to Idlewild: The Black Eden of Michigan
"Great Display! Very informative. I know
a lot more about Idlewild than before."
"I never knew this was in Michigan. I'm going to look up more
"It was great to see the exhibit. So well put together. Brought
back a ton of memories."
"Many compliments for both content and appearance."
"A very nice resource from an outstanding group. Great job
"Lived here 50+ years, never knew it existed. Very nice history"
"Great display and info about the real Idlewild"
—Visitor comments, Hedrik Meijer Library, Muskegon Community
College, Muskegon, MI
Idlewild, located in rural northwestern Michigan, holds a
special place in the nation's segregated history. For many
years, this "Black Eden" was one of only a few resorts in
the country where African-Americans could vacation and purchase
property. From 1912 through the mid-1960s, Idlewild was an
active year-round community and was visited by well-known
entertainers and professionals from throughout the country.
At its peak it was the most popular resort in the Midwest
and as many as 25,000 would come to Idlewild in the height
of the summer season to enjoy camping, swimming, boating,
fishing, hunting, horseback riding, roller skating and night-time
entertainment. When the 1964 Civil Rights Act opened up other
resorts to African-Americans, Idlewild's boomtown period subsided
but the community continues to be an important place for vacationers
and retirees. Idlewild also holds special meaning as a place
for younger generations of African-Americans seeking to learn
about their heritage.
This exhibition, created in collaboration with current residents
and scholars of Idlewild, consists of handsome, free-standing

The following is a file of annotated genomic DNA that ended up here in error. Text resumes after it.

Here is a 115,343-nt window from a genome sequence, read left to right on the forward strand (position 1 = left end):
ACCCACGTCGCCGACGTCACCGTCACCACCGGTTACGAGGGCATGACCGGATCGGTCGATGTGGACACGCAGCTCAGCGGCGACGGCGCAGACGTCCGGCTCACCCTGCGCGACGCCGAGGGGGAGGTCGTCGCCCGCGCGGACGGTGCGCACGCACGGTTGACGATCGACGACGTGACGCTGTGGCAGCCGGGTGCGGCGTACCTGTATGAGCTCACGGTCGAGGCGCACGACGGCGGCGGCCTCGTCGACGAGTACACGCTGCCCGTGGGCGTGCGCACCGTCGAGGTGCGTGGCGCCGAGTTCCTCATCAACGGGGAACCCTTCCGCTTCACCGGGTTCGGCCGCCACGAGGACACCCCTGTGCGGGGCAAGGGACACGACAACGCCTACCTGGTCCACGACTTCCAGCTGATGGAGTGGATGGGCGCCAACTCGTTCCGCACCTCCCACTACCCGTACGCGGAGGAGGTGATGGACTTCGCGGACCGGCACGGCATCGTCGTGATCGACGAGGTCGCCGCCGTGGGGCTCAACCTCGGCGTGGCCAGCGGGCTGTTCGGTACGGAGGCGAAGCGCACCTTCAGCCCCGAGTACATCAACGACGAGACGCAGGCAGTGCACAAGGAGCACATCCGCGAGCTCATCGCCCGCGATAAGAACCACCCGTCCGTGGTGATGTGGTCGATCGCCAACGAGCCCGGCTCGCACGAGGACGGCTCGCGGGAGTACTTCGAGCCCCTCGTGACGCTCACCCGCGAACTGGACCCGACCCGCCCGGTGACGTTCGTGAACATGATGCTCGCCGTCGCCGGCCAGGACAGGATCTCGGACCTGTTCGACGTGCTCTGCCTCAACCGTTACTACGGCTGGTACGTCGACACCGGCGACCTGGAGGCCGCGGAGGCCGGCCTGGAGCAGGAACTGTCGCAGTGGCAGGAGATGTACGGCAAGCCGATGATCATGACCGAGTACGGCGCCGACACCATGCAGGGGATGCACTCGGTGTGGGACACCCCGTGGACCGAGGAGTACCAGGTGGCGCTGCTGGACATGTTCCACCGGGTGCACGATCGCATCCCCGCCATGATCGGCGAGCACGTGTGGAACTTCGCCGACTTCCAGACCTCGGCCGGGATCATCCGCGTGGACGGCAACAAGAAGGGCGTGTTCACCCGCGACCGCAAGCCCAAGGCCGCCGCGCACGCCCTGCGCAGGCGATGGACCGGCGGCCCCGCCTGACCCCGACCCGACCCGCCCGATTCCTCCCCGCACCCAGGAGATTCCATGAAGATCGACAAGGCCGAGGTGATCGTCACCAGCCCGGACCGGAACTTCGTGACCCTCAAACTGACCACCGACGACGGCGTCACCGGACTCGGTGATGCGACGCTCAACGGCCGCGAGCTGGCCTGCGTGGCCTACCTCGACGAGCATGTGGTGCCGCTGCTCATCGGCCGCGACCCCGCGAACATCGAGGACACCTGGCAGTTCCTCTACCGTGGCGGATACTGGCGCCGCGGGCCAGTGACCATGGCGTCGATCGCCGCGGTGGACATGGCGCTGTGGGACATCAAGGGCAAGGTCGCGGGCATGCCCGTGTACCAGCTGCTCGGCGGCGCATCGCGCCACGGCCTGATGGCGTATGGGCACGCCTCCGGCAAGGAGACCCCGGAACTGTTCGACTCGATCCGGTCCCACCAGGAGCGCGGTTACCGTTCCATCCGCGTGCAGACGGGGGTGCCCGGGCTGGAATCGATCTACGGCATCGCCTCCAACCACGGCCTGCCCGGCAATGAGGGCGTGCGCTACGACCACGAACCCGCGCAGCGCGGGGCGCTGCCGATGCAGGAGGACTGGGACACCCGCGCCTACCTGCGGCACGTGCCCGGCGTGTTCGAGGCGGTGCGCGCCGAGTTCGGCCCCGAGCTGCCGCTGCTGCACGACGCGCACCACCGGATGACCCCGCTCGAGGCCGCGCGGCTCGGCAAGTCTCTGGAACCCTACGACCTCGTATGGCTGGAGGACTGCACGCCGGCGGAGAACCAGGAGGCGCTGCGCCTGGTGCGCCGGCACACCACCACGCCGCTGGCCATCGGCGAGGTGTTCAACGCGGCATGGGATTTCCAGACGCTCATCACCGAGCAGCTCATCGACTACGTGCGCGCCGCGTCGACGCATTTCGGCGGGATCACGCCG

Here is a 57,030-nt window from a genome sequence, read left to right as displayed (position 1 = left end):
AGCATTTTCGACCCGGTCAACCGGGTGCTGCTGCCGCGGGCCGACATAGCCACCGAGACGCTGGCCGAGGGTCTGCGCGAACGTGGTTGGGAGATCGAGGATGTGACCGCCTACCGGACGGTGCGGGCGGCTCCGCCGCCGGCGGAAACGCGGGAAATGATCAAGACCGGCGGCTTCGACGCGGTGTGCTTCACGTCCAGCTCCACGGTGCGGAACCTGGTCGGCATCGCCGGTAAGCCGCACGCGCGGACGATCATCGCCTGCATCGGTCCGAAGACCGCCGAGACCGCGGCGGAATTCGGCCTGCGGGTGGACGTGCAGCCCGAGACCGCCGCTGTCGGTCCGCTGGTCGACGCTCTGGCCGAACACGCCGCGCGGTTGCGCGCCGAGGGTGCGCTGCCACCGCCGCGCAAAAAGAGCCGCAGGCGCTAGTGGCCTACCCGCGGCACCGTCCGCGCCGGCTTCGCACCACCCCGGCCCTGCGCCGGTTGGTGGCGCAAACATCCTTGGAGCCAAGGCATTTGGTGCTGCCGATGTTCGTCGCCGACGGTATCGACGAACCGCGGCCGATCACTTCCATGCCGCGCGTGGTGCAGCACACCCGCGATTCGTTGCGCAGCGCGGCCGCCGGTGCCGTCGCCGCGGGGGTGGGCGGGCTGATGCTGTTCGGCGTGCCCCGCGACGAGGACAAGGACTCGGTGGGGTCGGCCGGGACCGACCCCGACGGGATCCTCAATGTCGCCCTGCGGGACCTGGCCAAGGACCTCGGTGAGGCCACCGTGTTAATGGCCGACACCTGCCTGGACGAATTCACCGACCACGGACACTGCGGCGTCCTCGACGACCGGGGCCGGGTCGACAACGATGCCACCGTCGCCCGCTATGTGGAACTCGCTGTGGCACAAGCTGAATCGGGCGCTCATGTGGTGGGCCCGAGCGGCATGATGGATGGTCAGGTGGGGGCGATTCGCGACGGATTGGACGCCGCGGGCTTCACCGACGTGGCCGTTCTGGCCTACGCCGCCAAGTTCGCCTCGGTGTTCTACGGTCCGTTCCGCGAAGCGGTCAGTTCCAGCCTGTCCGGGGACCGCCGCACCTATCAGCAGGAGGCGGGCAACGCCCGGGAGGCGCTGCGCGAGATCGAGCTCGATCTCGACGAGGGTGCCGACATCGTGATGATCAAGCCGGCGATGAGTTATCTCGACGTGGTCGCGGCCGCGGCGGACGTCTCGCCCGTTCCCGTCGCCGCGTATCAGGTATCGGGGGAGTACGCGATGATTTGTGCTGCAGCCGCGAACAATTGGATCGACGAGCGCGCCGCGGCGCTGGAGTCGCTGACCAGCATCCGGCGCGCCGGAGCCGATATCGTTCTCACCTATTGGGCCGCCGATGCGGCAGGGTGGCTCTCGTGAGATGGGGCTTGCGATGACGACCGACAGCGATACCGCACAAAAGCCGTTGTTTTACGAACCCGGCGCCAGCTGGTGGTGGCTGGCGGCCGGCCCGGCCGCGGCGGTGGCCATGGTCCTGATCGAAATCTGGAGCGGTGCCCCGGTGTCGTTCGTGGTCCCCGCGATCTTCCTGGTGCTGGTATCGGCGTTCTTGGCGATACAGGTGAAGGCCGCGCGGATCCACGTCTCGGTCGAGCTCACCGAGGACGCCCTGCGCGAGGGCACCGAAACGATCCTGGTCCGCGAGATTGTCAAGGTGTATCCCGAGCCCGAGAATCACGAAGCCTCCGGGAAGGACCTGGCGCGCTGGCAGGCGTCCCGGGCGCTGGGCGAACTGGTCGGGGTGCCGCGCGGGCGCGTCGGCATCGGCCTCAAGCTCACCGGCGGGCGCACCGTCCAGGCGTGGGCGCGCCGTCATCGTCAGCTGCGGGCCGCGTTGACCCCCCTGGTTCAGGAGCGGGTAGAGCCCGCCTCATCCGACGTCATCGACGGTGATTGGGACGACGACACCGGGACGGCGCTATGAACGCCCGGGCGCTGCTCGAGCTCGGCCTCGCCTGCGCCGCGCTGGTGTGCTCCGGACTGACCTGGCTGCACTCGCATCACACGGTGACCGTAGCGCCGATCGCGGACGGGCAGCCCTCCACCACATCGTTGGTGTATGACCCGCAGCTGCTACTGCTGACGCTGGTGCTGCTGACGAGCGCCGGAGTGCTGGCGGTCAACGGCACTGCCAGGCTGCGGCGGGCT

photographic interpretive banners and a reproduction of an
Idlewild history quilt by Michigan quilter Deonna Todd Green.
It traces through words and images the development of the
Idlewild community from its inception in the early twentieth
century to the present day. It glimpses beyond the often told
stories of Idlewild's entertainment scene during its resort
heyday period to tell the full story of a community that has
survived the challenges of historical change.
This exhibition is eligible for funding through the
Michigan Humanities Council's Arts and Humanities Touring
Program. For more information, click
Central Michigan University-Office of Diversity Education
Mt. Pleasant, MI
January 17-27, 2017
This exhibition has been displayed at the following sites:
Hendrik Meijer Library, Muskegon Community College, Muskegon,
MI; Kalamazoo Valley Museum, Kalamazoo, MI; Mason County District
Library, Ludington, MI; Montcalm Community College, Sidney,
MI; MSU Extension Conference, Kellogg Center, Michigan State
University, East Lansing, MI; Newaygo County Council for the
Arts, Fremont, MI; Southfield Public Library, Southfield,
MI; Flint Public Library, Flint, MI; Willilam P. Faust Public Library, Westland, MI; Central Michigan University, Mt. Pleasant, MI, The Village Theater at Cherry Hill, Canton, MI; The Dennos Museum Center, Traverse City, MI; Schoolcraft College, Livonia, MI; Lorenzo Cultural Center at Macomb Community College, Clinton Twp., MI; West Shore Community College, Scottville, MI; and Big Rapids Festival of the Arts, Big Rapids, MI.
Exhibit on display at the Kalamazoo Valley
Museum, Kalamazoo, MI.
fee (8-week period):
|| $1,000, plus shipping
||Number of pieces:
||Running feet required:
|| 50 linear feet
||Additional materials available:
||Press materials; guest speakers.
Learn more about Idlewild:
Ronald J. Stephens, Idlewild: The Black Eden of Michigan.
Chicago, Illinois: Arcadia Publishing, 2001.
Lewis Walker and Ben C. Wilson, The Idlewild Community:
Black Eden. East Lansing, Michigan: Michigan State University
Ted Talbert, Idlewild: A Place in the Sun, WDIV-TV
(Channel 4), Detroit, Michigan.
This traveling exhibition is supported by grants from the Michigan Humanities Council, Michigan Council for Arts and Cultural Affairs, National Endowment for the Arts, and the Research Council for the University of Nebraska-Lincoln, with in-kind support from the Idlewild Historical Museum and Cultural Center and Michigan State University Museum.
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